The typos start in the Acknowledgments ("made there way") and multiply from there. Misprints, grammatical errors, misspellings, and made-up words ("especifically"?) can be found in the entries for THE KILLER IS LOOSE, A KISS BEFORE DYING, THE BRIBE, THE RECKLESS MOMENT, THE KILLERS, BEWITCHED, FALLEN ANGEL, WHILE THE CITY SLEEPS, MYSTERY STREET, and LADY IN THE LAKE. And these are just titles I happened to jot down in my first hour or so with the book, skipping around among entries of interest. The errors may be minor, but when they are so numerous, it causes the reader to doubt the more substantive factual content as well -- a concern which grew when I noticed that the year given in the title heading for IMPACT was off by two years (1947 should have been 1949). Additionally, the name of Charles Coburn's character is spelled Quincey in the photo caption but Quincy in the film credits.
Everyone makes mistakes -- I have certainly made my share here at this blog -- but the consistent sloppiness in this otherwise impressive-looking volume is simply hard to understand.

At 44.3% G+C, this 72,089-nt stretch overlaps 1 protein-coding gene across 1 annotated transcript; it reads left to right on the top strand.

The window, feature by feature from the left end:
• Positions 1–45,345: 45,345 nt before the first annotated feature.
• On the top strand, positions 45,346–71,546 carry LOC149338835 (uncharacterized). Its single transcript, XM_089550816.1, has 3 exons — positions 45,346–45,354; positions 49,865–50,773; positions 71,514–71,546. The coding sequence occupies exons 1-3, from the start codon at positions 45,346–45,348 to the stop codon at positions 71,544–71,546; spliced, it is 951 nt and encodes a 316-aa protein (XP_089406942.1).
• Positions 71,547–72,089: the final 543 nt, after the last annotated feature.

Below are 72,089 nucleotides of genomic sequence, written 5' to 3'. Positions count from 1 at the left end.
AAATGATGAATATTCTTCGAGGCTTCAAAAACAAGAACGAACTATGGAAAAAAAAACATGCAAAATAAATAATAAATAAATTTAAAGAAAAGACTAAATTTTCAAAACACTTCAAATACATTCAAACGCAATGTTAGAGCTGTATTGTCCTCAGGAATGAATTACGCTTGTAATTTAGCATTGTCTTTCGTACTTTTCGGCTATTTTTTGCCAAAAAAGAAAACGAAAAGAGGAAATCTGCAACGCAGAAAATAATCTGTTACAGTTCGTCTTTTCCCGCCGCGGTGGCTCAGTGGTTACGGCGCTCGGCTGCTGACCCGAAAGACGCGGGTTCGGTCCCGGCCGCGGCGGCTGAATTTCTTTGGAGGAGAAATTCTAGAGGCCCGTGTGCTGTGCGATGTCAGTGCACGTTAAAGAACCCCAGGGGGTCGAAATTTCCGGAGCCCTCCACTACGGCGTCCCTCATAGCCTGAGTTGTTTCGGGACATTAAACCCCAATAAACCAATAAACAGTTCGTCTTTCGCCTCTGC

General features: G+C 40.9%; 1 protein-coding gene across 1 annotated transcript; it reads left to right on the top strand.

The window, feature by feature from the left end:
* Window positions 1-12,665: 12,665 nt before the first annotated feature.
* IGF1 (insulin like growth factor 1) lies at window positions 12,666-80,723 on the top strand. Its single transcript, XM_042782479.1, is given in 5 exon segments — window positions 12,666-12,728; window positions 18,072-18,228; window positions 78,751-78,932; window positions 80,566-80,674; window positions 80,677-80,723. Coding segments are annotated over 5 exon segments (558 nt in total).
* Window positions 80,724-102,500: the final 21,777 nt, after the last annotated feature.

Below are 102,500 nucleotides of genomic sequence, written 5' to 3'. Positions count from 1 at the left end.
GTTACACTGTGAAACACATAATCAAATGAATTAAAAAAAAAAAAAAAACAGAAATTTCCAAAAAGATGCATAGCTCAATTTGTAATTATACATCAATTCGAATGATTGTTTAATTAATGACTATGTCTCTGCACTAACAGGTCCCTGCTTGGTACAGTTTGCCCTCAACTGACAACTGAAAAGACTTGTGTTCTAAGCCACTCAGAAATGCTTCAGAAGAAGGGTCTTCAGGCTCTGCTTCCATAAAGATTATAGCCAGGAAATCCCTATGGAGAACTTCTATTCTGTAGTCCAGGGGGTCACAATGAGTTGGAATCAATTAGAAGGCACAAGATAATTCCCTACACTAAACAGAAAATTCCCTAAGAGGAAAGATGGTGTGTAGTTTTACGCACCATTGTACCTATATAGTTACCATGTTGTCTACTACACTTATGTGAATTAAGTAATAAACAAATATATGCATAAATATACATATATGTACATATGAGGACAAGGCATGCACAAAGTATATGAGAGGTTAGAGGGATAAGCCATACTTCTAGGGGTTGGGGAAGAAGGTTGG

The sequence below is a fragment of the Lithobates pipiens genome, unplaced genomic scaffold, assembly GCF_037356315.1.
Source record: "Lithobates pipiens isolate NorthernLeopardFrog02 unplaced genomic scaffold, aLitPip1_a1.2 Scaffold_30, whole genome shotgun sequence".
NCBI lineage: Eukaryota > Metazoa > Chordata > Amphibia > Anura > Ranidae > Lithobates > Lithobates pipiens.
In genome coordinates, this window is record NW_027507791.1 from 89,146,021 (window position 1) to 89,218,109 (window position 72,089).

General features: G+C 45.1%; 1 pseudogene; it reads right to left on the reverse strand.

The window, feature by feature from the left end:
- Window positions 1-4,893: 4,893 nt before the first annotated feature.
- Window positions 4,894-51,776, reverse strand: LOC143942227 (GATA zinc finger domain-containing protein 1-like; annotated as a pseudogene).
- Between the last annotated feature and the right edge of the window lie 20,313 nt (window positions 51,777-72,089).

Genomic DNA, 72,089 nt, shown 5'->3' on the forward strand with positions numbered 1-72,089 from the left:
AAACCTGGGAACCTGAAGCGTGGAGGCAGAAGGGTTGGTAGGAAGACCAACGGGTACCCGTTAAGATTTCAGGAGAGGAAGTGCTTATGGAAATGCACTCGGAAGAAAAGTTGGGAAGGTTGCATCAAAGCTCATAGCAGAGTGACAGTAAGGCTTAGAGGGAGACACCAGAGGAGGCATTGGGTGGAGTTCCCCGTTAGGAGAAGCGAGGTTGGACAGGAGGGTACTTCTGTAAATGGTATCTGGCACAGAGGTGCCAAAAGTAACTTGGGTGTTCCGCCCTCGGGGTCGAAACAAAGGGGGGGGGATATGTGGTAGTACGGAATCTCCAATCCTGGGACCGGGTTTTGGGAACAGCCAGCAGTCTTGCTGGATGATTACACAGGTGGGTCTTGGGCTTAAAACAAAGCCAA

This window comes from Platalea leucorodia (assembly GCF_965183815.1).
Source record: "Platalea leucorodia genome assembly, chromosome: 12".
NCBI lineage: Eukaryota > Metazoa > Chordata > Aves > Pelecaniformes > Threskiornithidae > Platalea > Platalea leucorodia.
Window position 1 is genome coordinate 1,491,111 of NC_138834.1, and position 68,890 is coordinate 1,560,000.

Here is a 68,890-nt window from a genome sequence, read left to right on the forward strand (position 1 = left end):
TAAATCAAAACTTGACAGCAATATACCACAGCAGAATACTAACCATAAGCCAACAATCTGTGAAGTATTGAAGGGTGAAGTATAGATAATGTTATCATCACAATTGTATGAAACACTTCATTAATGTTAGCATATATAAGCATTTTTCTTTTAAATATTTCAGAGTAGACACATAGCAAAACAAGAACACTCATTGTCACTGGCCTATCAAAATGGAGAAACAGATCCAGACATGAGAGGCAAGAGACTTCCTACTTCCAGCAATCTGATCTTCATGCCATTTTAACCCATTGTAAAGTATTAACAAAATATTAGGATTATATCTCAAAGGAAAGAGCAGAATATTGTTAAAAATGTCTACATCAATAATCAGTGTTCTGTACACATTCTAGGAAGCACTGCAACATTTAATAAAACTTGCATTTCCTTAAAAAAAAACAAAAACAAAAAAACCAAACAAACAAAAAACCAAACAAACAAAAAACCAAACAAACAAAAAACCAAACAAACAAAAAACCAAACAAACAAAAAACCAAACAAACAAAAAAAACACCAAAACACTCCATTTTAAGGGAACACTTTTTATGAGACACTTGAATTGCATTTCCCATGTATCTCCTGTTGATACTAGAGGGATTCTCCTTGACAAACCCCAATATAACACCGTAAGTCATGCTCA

I was also puzzled by the inconsistent listing of locations in the film credits; did the inclusion depend on the author of a particular entry? Returning to the example of IMPACT, it would have been very easy, and of interest to many noir fans, to note that the locations included San Francisco and Larkspur, California. A little extra research time to verify and then include the additional locations listed at IMDb would have been appreciated.
One entry which did list locations, OUT OF THE PAST (1947), omitted the significant location of Bridgeport, California, where the film's opening scenes were shot; yet Bridgeport was mentioned twice in the plot description! Again, an omission such as this causes one to doubt the book's accuracy and completeness. (Ironically, I began reading the book and taking notes while on vacation in, you guessed it, Bridgeport, California.)
While Leonard Maltin calls the encyclopedia "an important book to have on your shelf," I felt that his enthusiasm seemed somewhat muted compared to the effusiveness of his reviews of other books, and he notes that "The entries themselves vary in quality." Chris Yogerst also reviewed the book at Big Hollywood.
This is a flawed book which nonetheless has a great deal to recommend it. It's a marvelous concept, and I found many of the critical insights of interest. As I read, I also found myself jotting down titles I'd like to see in the future.
Let us hope that there will one day be a Fifth Edition which will do full justice to the subject matter and the insights of the contributors.